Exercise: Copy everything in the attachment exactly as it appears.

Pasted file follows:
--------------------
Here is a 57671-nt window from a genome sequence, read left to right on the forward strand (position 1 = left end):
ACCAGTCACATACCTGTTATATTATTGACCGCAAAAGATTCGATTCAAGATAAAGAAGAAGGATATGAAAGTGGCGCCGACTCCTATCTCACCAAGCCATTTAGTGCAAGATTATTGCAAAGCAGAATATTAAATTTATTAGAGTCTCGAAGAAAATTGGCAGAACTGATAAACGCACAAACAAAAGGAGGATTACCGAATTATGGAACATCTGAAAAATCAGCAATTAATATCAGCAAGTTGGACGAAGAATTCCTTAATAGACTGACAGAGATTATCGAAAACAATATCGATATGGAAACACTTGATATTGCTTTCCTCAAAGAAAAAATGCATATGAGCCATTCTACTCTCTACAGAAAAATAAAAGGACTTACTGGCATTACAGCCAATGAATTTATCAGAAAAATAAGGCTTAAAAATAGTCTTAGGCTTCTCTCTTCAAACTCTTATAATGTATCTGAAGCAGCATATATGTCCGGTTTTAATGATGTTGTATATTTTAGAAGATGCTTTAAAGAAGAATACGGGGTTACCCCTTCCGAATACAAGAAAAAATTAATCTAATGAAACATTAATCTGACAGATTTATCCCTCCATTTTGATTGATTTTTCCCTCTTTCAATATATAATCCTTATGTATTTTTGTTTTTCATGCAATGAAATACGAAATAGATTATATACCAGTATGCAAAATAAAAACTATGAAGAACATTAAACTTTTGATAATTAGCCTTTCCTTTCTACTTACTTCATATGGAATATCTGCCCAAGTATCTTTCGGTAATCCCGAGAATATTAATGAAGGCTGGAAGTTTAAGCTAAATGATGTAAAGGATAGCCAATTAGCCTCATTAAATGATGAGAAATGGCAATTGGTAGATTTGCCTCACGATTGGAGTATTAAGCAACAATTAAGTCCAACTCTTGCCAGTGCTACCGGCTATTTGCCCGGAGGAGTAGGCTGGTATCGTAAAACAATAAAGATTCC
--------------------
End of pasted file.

Here is a 57671-nt window from a genome sequence, read left to right on the forward strand (position 1 = left end):
ACCAGTCACATACCTGTTATATTATTGACCGCAAAAGATTCGATTCAAGATAAAGAAGAAGGATATGAAAGTGGCGCCGACTCCTATCTCACCAAGCCATTTAGTGCAAGATTATTGCAAAGCAGAATATTAAATTTATTAGAGTCTCGAAGAAAATTGGCAGAACTGATAAACGCACAAACAAAAGGAGGATTACCGAATTATGGAACATCTGAAAAATCAGCAATTAATATCAGCAAGTTGGACGAAGAATTCCTTAATAGACTGACAGAGATTATCGAAAACAATATCGATATGGAAACACTTGATATTGCTTTCCTCAAAGAAAAAATGCATATGAGCCATTCTACTCTCTACAGAAAAATAAAAGGACTTACTGGCATTACAGCCAATGAATTTATCAGAAAAATAAGGCTTAAAAATAGTCTTAGGCTTCTCTCTTCAAACTCTTATAATGTATCTGAAGCAGCATATATGTCCGGTTTTAATGATGTTGTATATTTTAGAAGATGCTTTAAAGAAGAATACGGGGTTACCCCTTCCGAATACAAGAAAAAATTAATCTAATGAAACATTAATCTGACAGATTTATCCCTCCATTTTGATTGATTTTTCCCTCTTTCAATATATAATCCTTATGTATTTTTGTTTTTCATGCAATGAAATACGAAATAGATTATATACCAGTATGCAAAATAAAAACTATGAAGAACATTAAACTTTTGATAATTAGCCTTTCCTTTCTACTTACTTCATATGGAATATCTGCCCAAGTATCTTTCGGTAATCCCGAGAATATTAATGAAGGCTGGAAGTTTAAGCTAAATGATGTAAAGGATAGCCAATTAGCCTCATTAAATGATGAGAAATGGCAATTGGTAGATTTGCCTCACGATTGGAGTATTAAGCAACAATTAAGTCCAACTCTTGCCAGTGCTACCGGCTATTTGCCCGGAGGAGTAGGCTGGTATCGTAAAACAATAAAGATTCC